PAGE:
It’s easy to assume the world’s greatest leaders are all extroverts who love talking in front of people. Contrary to popular belief, though, many are–and were–the opposite. Think big name introverts like Bill Gates, Meryl Streep, Albert Einstein, and Eleanor Roosevelt–all leaders and innovators in their respective fields.
Nevertheless, all these introvert legends had to master one thing: public speaking. If you’re like them, just the thought of a five-minute discourse could haunt you weeks before you give it. We have some good news, though: with a few small tricks, any introvert can avoid embarrassment, stage fright, and jitters while behind the pulpit.
Not sure where to start to make an upcoming speech less nerve-wracking? Here are five tips for when you deliver a public speaking engagement.
Table of Contents
Public Speaking Begins With Breathing
Breathing is the core of everything your body does. Particularly how it reacts to stress. If you are freaking out and panicking, your breathing is off the hook as well.
So, before speaking, take deep, slow, even breaths. You will be amazed how quickly your presentation skills improve as you become calm and composed.
Know Your Speaking Type
Are you the sort of person who can talk off the cuff or one who needs a rigid outline? Neither option is inherently better than the other. Know which one you are and prepare yourself accordingly.
If you can be extemporaneous, then provide some general talking points as a loose structure. If you struggle, though, then prepare more detail for you to read verbatim. Consider diction training to aid you where you’re weakest.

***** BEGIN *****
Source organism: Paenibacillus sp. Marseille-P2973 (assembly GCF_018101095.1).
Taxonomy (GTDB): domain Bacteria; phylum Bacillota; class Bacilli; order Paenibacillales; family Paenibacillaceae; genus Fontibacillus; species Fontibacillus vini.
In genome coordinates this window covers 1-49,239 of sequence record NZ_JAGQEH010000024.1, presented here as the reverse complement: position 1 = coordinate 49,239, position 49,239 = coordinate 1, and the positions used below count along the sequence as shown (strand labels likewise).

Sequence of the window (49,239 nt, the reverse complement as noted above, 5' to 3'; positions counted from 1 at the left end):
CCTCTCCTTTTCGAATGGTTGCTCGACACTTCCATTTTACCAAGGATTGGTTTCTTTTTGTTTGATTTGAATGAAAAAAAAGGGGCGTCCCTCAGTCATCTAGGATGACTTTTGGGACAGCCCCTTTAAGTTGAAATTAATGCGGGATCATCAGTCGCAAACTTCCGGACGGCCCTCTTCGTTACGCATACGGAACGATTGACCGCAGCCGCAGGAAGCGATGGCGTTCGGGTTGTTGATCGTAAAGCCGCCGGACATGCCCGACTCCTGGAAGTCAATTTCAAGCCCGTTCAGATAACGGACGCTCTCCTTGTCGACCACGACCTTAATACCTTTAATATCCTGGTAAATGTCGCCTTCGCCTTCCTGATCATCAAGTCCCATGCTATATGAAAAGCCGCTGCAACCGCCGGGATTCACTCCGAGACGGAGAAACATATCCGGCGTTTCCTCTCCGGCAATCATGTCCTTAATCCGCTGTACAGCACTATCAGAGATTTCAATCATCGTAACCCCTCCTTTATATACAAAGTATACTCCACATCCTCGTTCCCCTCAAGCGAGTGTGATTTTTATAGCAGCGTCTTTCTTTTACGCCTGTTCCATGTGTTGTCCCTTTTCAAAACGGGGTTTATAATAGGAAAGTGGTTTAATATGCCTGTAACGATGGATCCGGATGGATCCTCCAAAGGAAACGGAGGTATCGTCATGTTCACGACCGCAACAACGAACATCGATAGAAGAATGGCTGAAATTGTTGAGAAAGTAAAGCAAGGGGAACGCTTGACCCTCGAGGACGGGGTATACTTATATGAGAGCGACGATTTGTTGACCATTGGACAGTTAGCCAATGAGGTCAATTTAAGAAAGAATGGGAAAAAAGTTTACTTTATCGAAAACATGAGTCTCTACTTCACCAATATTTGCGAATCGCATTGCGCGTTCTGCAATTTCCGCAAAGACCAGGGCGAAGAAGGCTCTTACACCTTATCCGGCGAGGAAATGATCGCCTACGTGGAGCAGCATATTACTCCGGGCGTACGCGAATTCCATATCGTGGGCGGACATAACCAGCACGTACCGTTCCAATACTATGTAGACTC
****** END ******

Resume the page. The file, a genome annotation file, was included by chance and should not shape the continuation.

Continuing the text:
Understand Your Audience
Telling jokes can often alleviate nerves. However, you wouldn’t want to be cracking too many during a funeral or formal business lunch.
Understand your audience and what they are looking for. Speaking to them, rather than just speaking, helps you do a better job.
Do a Dress Rehearsal
Prepare yourself in advance by practicing your talk. Give your talk to a mirror, your spouse, or a friend. This helps you get out the jitters and the kinks well in advance.
Rehearsing helps you determine how best to structure your remarks. If any issues arise, you’ll discover them now rather than at the final event. You can even record yourself and watch the video to get a better idea of how it went.
Consider Visual Aids
If the medium permits it, consider using a visual aid when you give a presentation. For example, a PowerPoint. This takes eyes off of you–which could make it easier for you to relax onstage.
You can include pictures, videos, and even object lessons. Don’t rely on them too heavily, though. They can bore your audience–making you far more uncomfortable than before.
Prepare for Your Speech Today
Public speaking isn’t fun for most people, introverted or not. Fortunately, there are some ways to make it easier on yourself. Use the above in preparation, and you can give a speech you’ll be proud of.
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